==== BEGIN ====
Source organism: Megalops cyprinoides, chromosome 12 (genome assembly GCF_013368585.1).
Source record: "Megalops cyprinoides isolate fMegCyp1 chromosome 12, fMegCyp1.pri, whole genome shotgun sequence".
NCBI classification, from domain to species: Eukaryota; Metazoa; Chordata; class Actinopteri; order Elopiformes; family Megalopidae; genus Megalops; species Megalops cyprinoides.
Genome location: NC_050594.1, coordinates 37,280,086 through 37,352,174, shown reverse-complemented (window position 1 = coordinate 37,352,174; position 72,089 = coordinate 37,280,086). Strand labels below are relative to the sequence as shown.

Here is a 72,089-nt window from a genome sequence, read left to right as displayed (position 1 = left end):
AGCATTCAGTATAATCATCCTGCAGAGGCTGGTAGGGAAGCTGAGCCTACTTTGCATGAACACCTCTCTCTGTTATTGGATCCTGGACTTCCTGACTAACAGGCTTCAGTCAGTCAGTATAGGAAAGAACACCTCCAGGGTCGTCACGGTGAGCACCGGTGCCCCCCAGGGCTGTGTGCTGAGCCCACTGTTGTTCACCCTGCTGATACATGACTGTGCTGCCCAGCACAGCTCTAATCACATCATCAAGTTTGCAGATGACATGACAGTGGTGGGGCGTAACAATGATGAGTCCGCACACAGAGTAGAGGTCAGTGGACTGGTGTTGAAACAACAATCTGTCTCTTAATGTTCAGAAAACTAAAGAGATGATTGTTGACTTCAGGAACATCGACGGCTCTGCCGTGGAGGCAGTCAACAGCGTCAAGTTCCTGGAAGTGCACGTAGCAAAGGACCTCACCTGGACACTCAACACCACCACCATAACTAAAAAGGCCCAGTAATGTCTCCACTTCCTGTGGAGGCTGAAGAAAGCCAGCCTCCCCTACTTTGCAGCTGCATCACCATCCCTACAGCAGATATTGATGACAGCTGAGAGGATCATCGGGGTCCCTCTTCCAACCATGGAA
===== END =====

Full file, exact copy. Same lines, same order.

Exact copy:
Source organism: Megalops cyprinoides, chromosome 12 (genome assembly GCF_013368585.1).
Source record: "Megalops cyprinoides isolate fMegCyp1 chromosome 12, fMegCyp1.pri, whole genome shotgun sequence".
NCBI classification, from domain to species: Eukaryota; Metazoa; Chordata; class Actinopteri; order Elopiformes; family Megalopidae; genus Megalops; species Megalops cyprinoides.
Genome location: NC_050594.1, coordinates 37,280,086 through 37,352,174, shown reverse-complemented (window position 1 = coordinate 37,352,174; position 72,089 = coordinate 37,280,086). Strand labels below are relative to the sequence as shown.

Here is a 72,089-nt window from a genome sequence, read left to right as displayed (position 1 = left end):
AGCATTCAGTATAATCATCCTGCAGAGGCTGGTAGGGAAGCTGAGCCTACTTTGCATGAACACCTCTCTCTGTTATTGGATCCTGGACTTCCTGACTAACAGGCTTCAGTCAGTCAGTATAGGAAAGAACACCTCCAGGGTCGTCACGGTGAGCACCGGTGCCCCCCAGGGCTGTGTGCTGAGCCCACTGTTGTTCACCCTGCTGATACATGACTGTGCTGCCCAGCACAGCTCTAATCACATCATCAAGTTTGCAGATGACATGACAGTGGTGGGGCGTAACAATGATGAGTCCGCACACAGAGTAGAGGTCAGTGGACTGGTGTTGAAACAACAATCTGTCTCTTAATGTTCAGAAAACTAAAGAGATGATTGTTGACTTCAGGAACATCGACGGCTCTGCCGTGGAGGCAGTCAACAGCGTCAAGTTCCTGGAAGTGCACGTAGCAAAGGACCTCACCTGGACACTCAACACCACCACCATAACTAAAAAGGCCCAGTAATGTCTCCACTTCCTGTGGAGGCTGAAGAAAGCCAGCCTCCCCTACTTTGCAGCTGCATCACCATCCCTACAGCAGATATTGATGACAGCTGAGAGGATCATCGGGGTCCCTCTTCCAACCATGGAA